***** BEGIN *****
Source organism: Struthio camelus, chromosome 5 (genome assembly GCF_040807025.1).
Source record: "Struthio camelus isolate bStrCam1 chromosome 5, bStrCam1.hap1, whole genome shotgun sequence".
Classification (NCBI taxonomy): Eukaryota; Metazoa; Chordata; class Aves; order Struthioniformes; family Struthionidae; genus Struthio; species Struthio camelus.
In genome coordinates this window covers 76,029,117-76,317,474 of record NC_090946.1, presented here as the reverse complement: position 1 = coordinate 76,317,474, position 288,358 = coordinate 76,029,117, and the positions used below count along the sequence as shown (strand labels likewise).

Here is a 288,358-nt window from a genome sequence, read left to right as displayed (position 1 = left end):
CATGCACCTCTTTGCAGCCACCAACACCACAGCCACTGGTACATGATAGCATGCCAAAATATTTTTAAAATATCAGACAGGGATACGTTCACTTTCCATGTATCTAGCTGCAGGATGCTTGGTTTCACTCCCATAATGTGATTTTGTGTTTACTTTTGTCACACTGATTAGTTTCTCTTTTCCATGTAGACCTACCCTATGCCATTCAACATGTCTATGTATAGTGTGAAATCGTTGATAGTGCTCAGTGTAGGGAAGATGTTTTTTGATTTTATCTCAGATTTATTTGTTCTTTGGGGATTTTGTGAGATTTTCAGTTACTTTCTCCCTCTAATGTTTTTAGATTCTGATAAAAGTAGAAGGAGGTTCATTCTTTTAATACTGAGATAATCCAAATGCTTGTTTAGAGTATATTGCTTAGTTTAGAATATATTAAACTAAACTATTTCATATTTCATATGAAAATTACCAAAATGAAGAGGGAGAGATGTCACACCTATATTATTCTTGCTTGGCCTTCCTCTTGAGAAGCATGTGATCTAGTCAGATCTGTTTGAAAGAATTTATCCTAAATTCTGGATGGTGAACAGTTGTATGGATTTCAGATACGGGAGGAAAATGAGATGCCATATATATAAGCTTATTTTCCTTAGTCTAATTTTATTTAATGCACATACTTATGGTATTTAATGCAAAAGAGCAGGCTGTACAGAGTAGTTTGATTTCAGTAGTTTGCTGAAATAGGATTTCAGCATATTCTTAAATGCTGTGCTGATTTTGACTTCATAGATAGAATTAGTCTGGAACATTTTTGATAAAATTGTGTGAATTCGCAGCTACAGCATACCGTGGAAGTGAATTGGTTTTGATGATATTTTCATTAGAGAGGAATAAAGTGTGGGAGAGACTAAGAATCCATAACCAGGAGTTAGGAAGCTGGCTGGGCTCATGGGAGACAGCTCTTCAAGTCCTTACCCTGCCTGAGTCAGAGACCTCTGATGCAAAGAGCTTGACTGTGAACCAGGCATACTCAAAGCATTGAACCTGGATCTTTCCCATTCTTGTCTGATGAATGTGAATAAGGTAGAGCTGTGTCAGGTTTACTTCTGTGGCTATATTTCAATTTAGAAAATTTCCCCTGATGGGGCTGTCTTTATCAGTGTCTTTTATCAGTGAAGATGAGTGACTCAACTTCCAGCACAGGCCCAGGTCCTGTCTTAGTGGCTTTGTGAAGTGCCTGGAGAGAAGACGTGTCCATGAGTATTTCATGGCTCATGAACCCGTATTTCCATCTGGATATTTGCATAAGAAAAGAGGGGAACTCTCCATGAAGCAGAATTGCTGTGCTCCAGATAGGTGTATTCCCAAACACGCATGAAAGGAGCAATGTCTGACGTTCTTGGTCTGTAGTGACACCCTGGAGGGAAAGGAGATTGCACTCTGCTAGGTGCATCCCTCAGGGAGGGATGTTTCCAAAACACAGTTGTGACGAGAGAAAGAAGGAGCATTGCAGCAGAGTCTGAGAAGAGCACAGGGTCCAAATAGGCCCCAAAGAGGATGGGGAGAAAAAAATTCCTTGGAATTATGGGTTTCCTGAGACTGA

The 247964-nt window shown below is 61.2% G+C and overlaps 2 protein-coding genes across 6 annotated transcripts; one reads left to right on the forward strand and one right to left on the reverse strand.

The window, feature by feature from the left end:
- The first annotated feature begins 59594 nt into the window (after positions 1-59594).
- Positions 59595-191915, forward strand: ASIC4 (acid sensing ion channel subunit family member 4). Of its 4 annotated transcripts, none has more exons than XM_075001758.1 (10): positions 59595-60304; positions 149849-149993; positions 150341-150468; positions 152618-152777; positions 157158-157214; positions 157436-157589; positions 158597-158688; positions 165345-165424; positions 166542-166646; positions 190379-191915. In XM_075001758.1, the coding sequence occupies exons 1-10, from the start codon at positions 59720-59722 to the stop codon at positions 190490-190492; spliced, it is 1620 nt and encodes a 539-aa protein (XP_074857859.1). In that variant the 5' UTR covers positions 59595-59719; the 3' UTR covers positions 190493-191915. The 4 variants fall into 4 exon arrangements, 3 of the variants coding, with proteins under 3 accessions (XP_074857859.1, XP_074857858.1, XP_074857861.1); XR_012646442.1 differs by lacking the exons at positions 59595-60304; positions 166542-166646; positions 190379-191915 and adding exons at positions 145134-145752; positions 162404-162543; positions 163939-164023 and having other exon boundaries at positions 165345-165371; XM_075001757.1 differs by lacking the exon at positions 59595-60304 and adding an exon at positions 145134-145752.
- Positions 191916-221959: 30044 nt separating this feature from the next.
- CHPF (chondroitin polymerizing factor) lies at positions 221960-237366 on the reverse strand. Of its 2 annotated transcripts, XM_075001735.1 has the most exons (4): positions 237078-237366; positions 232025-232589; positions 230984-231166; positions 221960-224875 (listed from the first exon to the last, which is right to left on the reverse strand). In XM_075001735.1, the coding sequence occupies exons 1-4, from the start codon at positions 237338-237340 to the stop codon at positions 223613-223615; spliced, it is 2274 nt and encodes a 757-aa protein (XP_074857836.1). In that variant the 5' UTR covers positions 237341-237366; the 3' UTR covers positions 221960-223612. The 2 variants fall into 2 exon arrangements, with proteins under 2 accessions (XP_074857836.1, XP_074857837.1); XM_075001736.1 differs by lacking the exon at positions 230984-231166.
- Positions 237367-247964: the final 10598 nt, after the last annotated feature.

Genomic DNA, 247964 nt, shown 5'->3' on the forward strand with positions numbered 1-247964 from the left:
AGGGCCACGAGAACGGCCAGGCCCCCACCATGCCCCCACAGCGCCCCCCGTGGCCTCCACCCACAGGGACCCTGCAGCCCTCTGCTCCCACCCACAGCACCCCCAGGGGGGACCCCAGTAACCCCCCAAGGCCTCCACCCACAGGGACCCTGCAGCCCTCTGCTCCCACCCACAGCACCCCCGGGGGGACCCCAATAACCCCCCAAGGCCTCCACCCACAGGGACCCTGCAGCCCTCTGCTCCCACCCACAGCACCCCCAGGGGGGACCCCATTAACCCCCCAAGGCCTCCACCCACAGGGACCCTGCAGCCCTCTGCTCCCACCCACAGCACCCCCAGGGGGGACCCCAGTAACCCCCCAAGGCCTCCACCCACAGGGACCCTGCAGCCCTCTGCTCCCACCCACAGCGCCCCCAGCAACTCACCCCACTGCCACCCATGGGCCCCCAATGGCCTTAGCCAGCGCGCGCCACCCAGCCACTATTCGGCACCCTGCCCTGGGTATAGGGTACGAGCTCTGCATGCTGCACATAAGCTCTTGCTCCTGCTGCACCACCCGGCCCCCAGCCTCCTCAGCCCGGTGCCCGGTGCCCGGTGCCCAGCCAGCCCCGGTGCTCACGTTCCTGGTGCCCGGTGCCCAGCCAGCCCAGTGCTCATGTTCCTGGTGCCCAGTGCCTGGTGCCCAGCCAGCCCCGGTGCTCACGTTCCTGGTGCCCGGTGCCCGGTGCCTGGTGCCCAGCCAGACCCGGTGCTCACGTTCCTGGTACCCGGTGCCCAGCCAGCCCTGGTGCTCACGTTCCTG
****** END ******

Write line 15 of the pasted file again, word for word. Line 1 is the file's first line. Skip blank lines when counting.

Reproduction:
AGGGCCACGAGAACGGCCAGGCCCCCACCATGCCCCCACAGCGCCCCCCGTGGCCTCCACCCACAGGGACCCTGCAGCCCTCTGCTCCCACCCACAGCACCCCCAGGGGGGACCCCAGTAACCCCCCAAGGCCTCCACCCACAGGGACCCTGCAGCCCTCTGCTCCCACCCACAGCACCCCCGGGGGGACCCCAATAACCCCCCAAGGCCTCCACCCACAGGGACCCTGCAGCCCTCTGCTCCCACCCACAGCACCCCCAGGGGGGACCCCATTAACCCCCCAAGGCCTCCACCCACAGGGACCCTGCAGCCCTCTGCTCCCACCCACAGCACCCCCAGGGGGGACCCCAGTAACCCCCCAAGGCCTCCACCCACAGGGACCCTGCAGCCCTCTGCTCCCACCCACAGCGCCCCCAGCAACTCACCCCACTGCCACCCATGGGCCCCCAATGGCCTTAGCCAGCGCGCGCCACCCAGCCACTATTCGGCACCCTGCCCTGGGTATAGGGTACGAGCTCTGCATGCTGCACATAAGCTCTTGCTCCTGCTGCACCACCCGGCCCCCAGCCTCCTCAGCCCGGTGCCCGGTGCCCGGTGCCCAGCCAGCCCCGGTGCTCACGTTCCTGGTGCCCGGTGCCCAGCCAGCCCAGTGCTCATGTTCCTGGTGCCCAGTGCCTGGTGCCCAGCCAGCCCCGGTGCTCACGTTCCTGGTGCCCGGTGCCCGGTGCCTGGTGCCCAGCCAGACCCGGTGCTCACGTTCCTGGTACCCGGTGCCCAGCCAGCCCTGGTGCTCACGTTCCTG